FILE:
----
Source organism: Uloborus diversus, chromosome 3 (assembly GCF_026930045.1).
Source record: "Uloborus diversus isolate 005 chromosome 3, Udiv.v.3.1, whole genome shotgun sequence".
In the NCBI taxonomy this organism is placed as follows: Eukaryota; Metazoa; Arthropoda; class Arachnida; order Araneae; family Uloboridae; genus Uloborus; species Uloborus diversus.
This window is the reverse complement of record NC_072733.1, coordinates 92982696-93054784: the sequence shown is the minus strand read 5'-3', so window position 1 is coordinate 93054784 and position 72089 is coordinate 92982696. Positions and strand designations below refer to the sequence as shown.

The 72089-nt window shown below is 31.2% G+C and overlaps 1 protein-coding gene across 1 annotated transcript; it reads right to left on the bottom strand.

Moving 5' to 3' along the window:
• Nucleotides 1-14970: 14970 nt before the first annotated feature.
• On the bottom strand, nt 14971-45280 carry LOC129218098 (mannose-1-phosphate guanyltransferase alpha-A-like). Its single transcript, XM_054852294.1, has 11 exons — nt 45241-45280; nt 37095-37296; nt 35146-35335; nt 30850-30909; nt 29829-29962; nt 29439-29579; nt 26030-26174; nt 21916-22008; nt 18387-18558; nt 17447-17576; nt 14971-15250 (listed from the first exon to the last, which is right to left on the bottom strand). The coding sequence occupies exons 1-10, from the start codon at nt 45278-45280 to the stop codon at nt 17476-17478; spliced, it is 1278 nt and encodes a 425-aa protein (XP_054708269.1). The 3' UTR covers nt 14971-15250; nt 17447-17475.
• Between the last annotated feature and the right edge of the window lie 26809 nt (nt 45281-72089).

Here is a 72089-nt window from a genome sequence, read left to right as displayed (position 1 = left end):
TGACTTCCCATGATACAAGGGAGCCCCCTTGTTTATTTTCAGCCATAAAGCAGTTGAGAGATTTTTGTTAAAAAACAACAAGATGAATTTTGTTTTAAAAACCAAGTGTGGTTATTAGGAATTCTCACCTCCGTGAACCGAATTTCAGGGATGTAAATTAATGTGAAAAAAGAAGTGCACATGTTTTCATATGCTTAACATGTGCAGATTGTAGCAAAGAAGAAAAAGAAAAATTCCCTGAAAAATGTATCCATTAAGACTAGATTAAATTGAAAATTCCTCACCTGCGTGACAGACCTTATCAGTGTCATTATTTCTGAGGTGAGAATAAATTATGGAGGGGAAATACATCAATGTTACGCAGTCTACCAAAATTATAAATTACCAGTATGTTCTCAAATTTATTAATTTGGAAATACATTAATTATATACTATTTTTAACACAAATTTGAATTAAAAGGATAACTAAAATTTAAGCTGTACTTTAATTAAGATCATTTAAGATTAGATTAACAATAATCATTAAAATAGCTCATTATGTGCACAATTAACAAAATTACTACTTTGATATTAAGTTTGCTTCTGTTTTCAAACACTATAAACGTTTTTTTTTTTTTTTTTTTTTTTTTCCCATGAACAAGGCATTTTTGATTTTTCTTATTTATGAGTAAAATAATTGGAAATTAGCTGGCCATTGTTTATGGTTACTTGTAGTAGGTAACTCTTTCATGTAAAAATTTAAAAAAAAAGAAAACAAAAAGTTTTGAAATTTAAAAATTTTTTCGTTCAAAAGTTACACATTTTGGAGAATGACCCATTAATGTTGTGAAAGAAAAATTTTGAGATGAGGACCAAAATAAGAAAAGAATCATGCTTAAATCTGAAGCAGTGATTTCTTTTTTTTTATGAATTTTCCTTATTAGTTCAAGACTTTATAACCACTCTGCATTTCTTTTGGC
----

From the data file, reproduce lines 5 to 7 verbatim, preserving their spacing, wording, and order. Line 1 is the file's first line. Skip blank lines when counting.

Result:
The 72089-nt window shown below is 31.2% G+C and overlaps 1 protein-coding gene across 1 annotated transcript; it reads right to left on the bottom strand.

Moving 5' to 3' along the window:
• Nucleotides 1-14970: 14970 nt before the first annotated feature.